Friday, October 13, 2017


Peru was a great find for the Spanish colonizers. In Peru, the Spaniards found gold and silver, increasing the wealth of the Spanish Empire. Besides Mexico, Peru became an anchor of the Spanish Empire in the New World. From Peru, the arms of the Spanish realm spread out even to Guam. Peruvians were sent to the Marianas, including the famous Governor, Damián de Esplaña.

But things changed in the early 1800s. Starting in 1818, war to liberate Peru from Spanish rule broke out, ending in 1824 with the independence of the country. Political instability ensued, with one party fighting the others for political control. To raise money, the government in power at the time levied heavy taxes on the moneyed classes.


In order to protect their wealth, a group of rich Peruvians decided to gather their money, jewels and other valuables and hide them in a remote island of the Marianas. According to one account, $20 million in cash, jewels and artifacts was amassed. The rich Peruvians hired a schooner to take their fortune for hiding in the Marianas and had a banquet the night before the schooner was to sail.

One thing spoiled the plan. A British officer named Roberts discovered what was going on. He rounded up a group of cut throats and boarded the schooner while the dinner was going on elsewhere. It happened that the schooner's officers were also at the dinner, leaving behind a skeleton crew on board the schooner. Thus it was easier for Roberts and his brigands to seize control of the gold-laden vessel. Roberts stuck to the original Peruvian plan. He set sail for the Marianas.

Upon reaching the islands, he confided in two mates, Williams and George, and they buried the treasure in copper boxes under a volcanic rock on one of the Mariana islands. On top of the rock grew three coconut trees - a good landmark. Then they set sail for Hawaii, an independent kingdom at the time.

On the way to Hawaii, the crew members, who did not know what Roberts buried in the Marianas, found out and started to demand a share in the wealth. Roberts then set fire to the schooner and fled in one of the boats with his two associates, Williams and George, and a Peruvian cabin boy. Still on the way to Hawaii, George started to argue with Roberts, so the group used an oar to hit him on the head and throw him overboard. Roberts, Williams and the cabin boy made it to Hawaii, claiming that they had survived a ship wreck. Once in Honolulu, Roberts sent the cabin boy back to Peru. Now, only Roberts and Williams knew the location of the buried treasure.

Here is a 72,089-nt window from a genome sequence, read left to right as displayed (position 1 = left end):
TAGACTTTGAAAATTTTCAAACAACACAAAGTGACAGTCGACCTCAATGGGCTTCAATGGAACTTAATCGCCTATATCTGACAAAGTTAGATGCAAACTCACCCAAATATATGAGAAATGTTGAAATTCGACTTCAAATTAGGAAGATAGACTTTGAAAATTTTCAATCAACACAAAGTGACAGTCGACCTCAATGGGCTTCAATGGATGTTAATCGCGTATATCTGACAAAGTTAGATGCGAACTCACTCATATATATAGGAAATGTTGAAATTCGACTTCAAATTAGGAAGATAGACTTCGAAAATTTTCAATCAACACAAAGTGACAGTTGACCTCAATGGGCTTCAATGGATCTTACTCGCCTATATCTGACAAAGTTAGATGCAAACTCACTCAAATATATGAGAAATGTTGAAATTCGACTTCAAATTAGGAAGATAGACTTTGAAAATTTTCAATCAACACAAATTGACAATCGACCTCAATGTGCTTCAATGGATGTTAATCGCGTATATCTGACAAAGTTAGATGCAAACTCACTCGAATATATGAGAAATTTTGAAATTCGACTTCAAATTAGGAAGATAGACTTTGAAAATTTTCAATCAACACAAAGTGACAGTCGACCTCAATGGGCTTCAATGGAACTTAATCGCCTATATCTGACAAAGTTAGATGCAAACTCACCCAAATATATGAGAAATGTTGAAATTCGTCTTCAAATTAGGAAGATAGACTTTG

Roberts then hired another schooner, the Swallow, to take him and Williams back to the Marianas to retrieve the buried treasure. On the way, the captain of the Swallow started to get suspicious of Roberts, especially when Williams disappeared. Roberts claimed that Williams fell overboard into the sea. The captain searched Williams' belongings and found a map of an island indicating buried treasure, but the name of the island was not identified. When the Marianas were in sight, the Swallow met up with another ship, whose captain was a friend of the Swallow's captain. The two captains discussed what to do about Roberts and the hidden treasure.

They offered Roberts two choices. Either help the two captains find the treasure, and be given a small share in it, or be turned over to the Spanish authorities in Guam. Roberts agreed to help find the treasure. But when Roberts was going down the ladder from the ship to the small boat below, which already carried the two captains, instead of getting into the boat, Roberts pushed it away with his foot and jumped into the ocean, from which he never came up. It was suspected that Roberts had filled his pockets and weighed himself down in order to commit suicide, rather than give up the details of the treasure's location.

The captains had their maps and notes left behind by Williams, but in spite of all their digging they never found the treasure. These maps and notes were then turned over to the Spanish government on Guam.

Enter another British captain, named Johnson. Being on Guam many years later, he learned about Roberts and the hidden treasure. He, too, got the bug to find it and hired a small ship and crew, relying on the treasure's location he learned from Williams' notes kept by the Spanish government on Guam. But, on the morning he was supposed to leave Guam and go north to search for the treasure, he discovered that the ship had gone. He suspected that the mate and the crew decided to go hunt for the treasure themselves and leave Johnson out of it.

This story, taken from a newspaper article in 1888 using Johnson as a source, differs in many details from Georg Fritz's account twenty years later of buried treasure in Pagan, which suggests that the two stories are of two separate events.

Unless Johnson's runaway crew found the treasure, there may just be millions of dollars' worth of buried treasure in one of the Mariana islands north of Guam. Which island is anybody's guess. Take your pick. And shovel. And go digging.

Where, oh where, is the buried treasure?

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